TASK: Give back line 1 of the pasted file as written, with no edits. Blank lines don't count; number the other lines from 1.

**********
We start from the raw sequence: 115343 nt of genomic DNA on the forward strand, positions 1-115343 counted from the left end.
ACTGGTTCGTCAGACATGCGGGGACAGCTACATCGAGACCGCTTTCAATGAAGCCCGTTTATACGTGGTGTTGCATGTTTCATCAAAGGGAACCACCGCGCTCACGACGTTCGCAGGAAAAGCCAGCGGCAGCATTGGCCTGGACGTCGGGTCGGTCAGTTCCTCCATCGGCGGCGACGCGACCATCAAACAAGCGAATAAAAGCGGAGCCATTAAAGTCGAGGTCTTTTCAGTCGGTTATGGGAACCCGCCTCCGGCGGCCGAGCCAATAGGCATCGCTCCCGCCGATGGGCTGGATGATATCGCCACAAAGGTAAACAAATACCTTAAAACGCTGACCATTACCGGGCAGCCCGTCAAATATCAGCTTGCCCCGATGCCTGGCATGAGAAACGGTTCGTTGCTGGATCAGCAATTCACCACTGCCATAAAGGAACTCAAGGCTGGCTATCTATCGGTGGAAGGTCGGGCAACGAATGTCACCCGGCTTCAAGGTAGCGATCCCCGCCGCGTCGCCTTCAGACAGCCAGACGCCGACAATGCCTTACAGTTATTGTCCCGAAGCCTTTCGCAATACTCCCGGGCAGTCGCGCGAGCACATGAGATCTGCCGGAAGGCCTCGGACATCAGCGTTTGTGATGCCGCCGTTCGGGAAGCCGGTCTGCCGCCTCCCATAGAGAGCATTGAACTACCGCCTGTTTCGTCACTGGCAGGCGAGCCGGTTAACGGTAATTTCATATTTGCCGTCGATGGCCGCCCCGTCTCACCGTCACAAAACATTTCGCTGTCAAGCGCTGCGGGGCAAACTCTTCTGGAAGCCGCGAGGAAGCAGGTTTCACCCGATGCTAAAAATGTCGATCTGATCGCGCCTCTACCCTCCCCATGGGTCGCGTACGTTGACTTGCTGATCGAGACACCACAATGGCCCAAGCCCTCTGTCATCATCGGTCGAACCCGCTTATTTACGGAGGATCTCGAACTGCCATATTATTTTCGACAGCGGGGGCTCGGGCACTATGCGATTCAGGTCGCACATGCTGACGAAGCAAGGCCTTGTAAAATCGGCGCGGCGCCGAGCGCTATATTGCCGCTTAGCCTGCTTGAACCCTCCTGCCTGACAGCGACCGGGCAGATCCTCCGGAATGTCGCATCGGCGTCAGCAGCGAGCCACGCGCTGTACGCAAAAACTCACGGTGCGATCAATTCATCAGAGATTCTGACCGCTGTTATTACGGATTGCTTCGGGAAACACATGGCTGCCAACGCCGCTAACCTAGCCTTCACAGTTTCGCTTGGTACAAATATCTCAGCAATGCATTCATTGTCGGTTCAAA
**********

We start from the raw sequence: 115343 nt of genomic DNA on the forward strand, positions 1-115343 counted from the left end.